Thomas Lohnes/Getty Images)
By far the most interesting story anywhere yesterday was the report written by Francesco Canepa of Reuters about the grave concerns of the European Central Bank over the state of the 5.5trillion euro short-term funding market. As Canepa put it, that market underpins Europe’s financial system. The ECB fears a “market-freeze” and is preparing measures aimed at trying to avert it.
It looks like a canary in the coalmine story, similar to those early reports of problems in the sub-prime housing market before the last crisis. We’ll see.
It sounds dull. Really, it isn’t. In essence, banks and other financial firms use high-rated bonds (such as German debt) as collateral when lending and trading with each other. This is known as repo, for repurchase agreements. It is the oil in the financial engine that makes the giant debate machine go round smoothly. If it stalls, then the severe problems of banks in countries such as Germany and Italy may get worse rapidly.
The problem is that the ECB bought more than 1 trillion euros of eurozone government debt, to prop up eurozone growth. The ECB holds most of that stuff, which reduces the bonds available for the struggling banks to use as collateral in the repo process. Reuters reports that in response the ECB will make it easier for banks to borrow the bonds the ECB holds, to facilitate trading and lending and avoid a potential freeze that would spread panic throughout Europe’s financial system.
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The ECB meets to discuss all this and more on December 8th, four days after Austria votes in its Presidential election and Italy holds its constitutional referendum. A solution is not straightforward. The ECB bought and holds those bonds (a quarter of it is German), but the national central banks ultimately own it and will all have to agree to any measures undertaken to prevent a market freeze. The scope for miscommunication and the assertion of national self-interests is obvious.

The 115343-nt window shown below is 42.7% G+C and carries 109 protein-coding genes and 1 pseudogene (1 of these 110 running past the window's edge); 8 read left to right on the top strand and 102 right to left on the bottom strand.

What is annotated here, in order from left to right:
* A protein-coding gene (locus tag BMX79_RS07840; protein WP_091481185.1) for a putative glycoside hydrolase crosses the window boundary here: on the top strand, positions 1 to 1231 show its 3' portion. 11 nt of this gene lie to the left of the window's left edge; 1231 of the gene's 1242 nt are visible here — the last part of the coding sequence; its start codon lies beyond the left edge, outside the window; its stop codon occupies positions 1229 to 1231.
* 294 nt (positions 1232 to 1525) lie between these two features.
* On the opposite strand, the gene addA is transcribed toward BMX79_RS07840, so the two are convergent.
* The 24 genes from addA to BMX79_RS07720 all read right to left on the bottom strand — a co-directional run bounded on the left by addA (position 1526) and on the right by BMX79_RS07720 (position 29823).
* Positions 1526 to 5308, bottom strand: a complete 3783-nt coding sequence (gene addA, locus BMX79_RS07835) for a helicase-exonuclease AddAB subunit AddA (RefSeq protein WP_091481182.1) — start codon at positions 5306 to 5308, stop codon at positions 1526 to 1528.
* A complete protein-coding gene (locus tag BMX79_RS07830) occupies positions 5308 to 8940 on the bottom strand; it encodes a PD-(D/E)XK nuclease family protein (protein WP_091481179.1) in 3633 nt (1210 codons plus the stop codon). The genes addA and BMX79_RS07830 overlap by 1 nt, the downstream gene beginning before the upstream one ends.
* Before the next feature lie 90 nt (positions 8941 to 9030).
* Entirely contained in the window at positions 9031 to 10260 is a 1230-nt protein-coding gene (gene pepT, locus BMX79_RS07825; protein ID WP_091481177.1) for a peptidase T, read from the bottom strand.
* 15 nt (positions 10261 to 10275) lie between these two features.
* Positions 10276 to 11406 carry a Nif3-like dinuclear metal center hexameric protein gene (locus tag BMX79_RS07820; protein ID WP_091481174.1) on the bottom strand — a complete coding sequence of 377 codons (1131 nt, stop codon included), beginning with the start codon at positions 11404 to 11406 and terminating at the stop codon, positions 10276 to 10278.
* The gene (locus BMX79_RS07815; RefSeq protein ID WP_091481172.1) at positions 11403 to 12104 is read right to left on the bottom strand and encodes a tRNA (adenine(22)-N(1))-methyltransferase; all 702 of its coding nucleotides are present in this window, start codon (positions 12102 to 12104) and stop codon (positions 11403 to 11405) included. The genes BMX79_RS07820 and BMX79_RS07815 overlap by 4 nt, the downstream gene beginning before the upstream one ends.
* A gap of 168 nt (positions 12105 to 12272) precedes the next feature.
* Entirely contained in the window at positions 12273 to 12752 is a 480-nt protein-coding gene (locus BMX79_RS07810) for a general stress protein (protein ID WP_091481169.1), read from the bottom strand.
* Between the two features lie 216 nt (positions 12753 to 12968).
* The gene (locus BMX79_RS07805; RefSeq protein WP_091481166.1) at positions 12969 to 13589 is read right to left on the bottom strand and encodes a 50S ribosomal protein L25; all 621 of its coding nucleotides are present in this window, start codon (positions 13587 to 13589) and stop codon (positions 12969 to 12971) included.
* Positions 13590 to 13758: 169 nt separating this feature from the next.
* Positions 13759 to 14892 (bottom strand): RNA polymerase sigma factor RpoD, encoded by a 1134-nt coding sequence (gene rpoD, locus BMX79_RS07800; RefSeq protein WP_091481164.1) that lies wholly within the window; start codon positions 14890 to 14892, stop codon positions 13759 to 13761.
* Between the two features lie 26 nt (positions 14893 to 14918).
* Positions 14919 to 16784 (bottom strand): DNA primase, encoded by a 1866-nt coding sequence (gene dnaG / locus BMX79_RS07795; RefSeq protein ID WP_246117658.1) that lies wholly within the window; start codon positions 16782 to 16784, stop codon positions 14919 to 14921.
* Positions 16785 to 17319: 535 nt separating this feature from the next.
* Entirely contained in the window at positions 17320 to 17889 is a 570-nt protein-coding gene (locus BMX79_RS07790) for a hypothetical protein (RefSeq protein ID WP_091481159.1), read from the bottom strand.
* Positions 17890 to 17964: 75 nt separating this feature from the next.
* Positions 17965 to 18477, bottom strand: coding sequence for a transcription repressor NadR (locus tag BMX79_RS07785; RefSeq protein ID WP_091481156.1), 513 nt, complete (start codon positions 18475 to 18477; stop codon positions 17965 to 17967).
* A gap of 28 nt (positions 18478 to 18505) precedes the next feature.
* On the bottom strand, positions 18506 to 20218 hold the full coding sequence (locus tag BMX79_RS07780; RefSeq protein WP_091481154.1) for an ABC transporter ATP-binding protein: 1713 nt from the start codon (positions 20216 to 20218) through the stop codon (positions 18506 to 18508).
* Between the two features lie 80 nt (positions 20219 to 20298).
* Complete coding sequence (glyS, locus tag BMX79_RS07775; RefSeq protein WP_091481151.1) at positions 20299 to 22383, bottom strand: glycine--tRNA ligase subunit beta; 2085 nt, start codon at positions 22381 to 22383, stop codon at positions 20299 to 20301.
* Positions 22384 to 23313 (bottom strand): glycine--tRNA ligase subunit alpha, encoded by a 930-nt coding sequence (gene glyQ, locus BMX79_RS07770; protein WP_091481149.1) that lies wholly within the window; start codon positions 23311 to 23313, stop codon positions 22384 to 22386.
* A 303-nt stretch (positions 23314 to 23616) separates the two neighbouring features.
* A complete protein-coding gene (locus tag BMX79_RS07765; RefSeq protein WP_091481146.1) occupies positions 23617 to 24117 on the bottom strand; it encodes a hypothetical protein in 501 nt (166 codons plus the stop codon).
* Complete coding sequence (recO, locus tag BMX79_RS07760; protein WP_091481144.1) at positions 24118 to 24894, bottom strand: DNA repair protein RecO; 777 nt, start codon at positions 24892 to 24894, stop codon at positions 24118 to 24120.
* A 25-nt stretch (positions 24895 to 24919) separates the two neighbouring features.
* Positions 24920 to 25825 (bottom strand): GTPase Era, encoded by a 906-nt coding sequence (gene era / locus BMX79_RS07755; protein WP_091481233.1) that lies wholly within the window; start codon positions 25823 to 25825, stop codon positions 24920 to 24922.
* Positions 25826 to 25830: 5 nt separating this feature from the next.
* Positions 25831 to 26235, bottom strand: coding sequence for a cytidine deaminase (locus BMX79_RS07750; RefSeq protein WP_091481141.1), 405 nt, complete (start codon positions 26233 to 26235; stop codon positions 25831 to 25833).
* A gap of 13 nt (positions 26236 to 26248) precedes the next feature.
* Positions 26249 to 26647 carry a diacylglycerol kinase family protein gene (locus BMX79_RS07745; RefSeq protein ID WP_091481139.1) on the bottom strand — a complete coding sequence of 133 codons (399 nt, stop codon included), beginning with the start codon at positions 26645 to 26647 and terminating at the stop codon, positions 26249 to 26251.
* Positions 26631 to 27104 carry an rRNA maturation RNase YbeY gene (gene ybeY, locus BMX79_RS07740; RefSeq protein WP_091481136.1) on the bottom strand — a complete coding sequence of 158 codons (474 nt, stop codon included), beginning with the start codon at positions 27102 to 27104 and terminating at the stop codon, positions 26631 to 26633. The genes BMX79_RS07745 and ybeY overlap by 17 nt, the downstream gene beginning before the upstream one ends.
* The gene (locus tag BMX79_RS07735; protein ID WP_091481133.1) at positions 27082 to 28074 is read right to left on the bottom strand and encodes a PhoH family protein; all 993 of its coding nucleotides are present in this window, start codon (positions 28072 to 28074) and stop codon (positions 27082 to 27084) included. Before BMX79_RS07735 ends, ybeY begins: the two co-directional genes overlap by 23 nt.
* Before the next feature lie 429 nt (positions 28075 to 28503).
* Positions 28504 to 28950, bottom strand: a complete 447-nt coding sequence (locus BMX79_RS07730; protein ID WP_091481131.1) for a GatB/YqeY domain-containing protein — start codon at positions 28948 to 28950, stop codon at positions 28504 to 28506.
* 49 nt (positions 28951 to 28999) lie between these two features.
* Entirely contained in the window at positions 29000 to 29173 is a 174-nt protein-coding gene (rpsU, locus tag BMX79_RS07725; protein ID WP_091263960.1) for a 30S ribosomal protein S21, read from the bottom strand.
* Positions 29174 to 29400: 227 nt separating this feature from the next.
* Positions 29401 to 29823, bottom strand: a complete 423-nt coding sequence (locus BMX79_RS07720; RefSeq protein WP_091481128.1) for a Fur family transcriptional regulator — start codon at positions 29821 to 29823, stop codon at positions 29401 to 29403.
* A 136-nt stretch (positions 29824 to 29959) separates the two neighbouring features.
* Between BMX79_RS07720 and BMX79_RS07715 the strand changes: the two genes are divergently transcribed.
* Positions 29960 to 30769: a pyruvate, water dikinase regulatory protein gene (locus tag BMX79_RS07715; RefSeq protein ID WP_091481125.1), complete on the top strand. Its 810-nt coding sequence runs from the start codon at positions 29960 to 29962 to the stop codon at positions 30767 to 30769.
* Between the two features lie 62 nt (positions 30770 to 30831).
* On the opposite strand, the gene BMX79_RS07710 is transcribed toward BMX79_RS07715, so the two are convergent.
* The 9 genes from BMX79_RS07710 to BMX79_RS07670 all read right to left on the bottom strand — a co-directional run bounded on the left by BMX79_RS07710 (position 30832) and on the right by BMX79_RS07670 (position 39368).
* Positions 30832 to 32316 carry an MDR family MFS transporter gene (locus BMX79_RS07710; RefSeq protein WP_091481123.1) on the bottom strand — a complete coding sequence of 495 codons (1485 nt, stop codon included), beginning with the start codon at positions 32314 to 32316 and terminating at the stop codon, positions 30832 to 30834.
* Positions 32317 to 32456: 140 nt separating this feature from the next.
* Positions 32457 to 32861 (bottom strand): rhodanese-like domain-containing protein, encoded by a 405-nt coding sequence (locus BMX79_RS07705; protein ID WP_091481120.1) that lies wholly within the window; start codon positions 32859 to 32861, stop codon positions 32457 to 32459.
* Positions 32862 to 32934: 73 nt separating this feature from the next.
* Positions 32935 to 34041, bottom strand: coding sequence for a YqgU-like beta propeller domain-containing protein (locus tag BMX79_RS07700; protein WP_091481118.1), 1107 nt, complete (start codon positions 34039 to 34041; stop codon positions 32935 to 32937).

As Canepa reports:
“Germany, the only large euro zone country with a top-notch credit rating, is where the problem is at its most severe. With the ECB now owning more than a quarter of all outstanding German bonds, funds pay up to 1.5 percent to borrow a 10-year Bund, up from some 0.40 percent a year ago, according to Icap data. This is putting a strain on investors as they face increasingly frequent demands to put up cash or liquid collateral against their derivative positions due to new regulation.”
Meanwhile, the FT’s Big Read today is on the meltdown of banks in the hitherto prosperous Veneto region. Well worth a read.
Today, the ECB also issued a warning that financial stability is at risk, even when markets seem on the surface to be fine. Equities are strong and volatility, prompted by recent political upheaval, is in the short-term good for trade and profits in the business of making money from money. The ECB warns against complacency:
“Higher political uncertainty may lead to more domestically focused, growth-hindering policy agendas… This, in turn, could delay much-needed fiscal and structural reforms and could in a worst-case scenario reignite pressures on more vulnerable sovereigns… In particular, concerns about debt sustainability might re-emerge despite relatively benign financial market conditions.”
Forewarned is forearmed and all that.